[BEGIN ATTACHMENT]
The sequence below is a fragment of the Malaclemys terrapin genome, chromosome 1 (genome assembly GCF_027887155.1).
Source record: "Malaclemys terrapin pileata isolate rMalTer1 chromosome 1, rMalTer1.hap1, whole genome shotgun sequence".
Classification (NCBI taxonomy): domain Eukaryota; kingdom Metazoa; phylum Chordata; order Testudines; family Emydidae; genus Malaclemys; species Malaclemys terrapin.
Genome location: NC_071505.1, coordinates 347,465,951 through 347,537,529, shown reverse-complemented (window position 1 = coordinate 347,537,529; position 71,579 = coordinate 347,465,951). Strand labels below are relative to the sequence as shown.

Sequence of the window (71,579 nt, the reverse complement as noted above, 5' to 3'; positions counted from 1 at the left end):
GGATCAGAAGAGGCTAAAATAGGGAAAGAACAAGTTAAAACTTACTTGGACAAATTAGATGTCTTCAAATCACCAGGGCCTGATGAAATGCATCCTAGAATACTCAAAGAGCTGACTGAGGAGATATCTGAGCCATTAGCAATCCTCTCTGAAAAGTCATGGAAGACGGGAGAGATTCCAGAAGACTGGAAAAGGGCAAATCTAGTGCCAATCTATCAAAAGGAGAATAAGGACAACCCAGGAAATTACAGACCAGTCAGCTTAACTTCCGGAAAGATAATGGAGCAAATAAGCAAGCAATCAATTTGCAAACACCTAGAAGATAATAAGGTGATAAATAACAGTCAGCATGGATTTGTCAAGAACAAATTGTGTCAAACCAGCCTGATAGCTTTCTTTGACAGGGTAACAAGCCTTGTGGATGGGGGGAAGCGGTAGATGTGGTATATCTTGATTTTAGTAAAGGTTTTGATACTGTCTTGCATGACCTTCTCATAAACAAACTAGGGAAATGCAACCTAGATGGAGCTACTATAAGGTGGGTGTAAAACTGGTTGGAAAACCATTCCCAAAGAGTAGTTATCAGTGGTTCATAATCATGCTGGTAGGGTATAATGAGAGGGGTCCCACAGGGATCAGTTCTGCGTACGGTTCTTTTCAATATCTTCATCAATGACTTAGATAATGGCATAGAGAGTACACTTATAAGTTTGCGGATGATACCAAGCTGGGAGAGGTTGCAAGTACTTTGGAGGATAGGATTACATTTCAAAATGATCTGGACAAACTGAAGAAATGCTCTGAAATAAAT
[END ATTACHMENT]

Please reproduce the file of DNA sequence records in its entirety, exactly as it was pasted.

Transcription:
The sequence below is a fragment of the Malaclemys terrapin genome, chromosome 1 (genome assembly GCF_027887155.1).
Source record: "Malaclemys terrapin pileata isolate rMalTer1 chromosome 1, rMalTer1.hap1, whole genome shotgun sequence".
Classification (NCBI taxonomy): domain Eukaryota; kingdom Metazoa; phylum Chordata; order Testudines; family Emydidae; genus Malaclemys; species Malaclemys terrapin.
Genome location: NC_071505.1, coordinates 347,465,951 through 347,537,529, shown reverse-complemented (window position 1 = coordinate 347,537,529; position 71,579 = coordinate 347,465,951). Strand labels below are relative to the sequence as shown.

Sequence of the window (71,579 nt, the reverse complement as noted above, 5' to 3'; positions counted from 1 at the left end):
GGATCAGAAGAGGCTAAAATAGGGAAAGAACAAGTTAAAACTTACTTGGACAAATTAGATGTCTTCAAATCACCAGGGCCTGATGAAATGCATCCTAGAATACTCAAAGAGCTGACTGAGGAGATATCTGAGCCATTAGCAATCCTCTCTGAAAAGTCATGGAAGACGGGAGAGATTCCAGAAGACTGGAAAAGGGCAAATCTAGTGCCAATCTATCAAAAGGAGAATAAGGACAACCCAGGAAATTACAGACCAGTCAGCTTAACTTCCGGAAAGATAATGGAGCAAATAAGCAAGCAATCAATTTGCAAACACCTAGAAGATAATAAGGTGATAAATAACAGTCAGCATGGATTTGTCAAGAACAAATTGTGTCAAACCAGCCTGATAGCTTTCTTTGACAGGGTAACAAGCCTTGTGGATGGGGGGAAGCGGTAGATGTGGTATATCTTGATTTTAGTAAAGGTTTTGATACTGTCTTGCATGACCTTCTCATAAACAAACTAGGGAAATGCAACCTAGATGGAGCTACTATAAGGTGGGTGTAAAACTGGTTGGAAAACCATTCCCAAAGAGTAGTTATCAGTGGTTCATAATCATGCTGGTAGGGTATAATGAGAGGGGTCCCACAGGGATCAGTTCTGCGTACGGTTCTTTTCAATATCTTCATCAATGACTTAGATAATGGCATAGAGAGTACACTTATAAGTTTGCGGATGATACCAAGCTGGGAGAGGTTGCAAGTACTTTGGAGGATAGGATTACATTTCAAAATGATCTGGACAAACTGAAGAAATGCTCTGAAATAAAT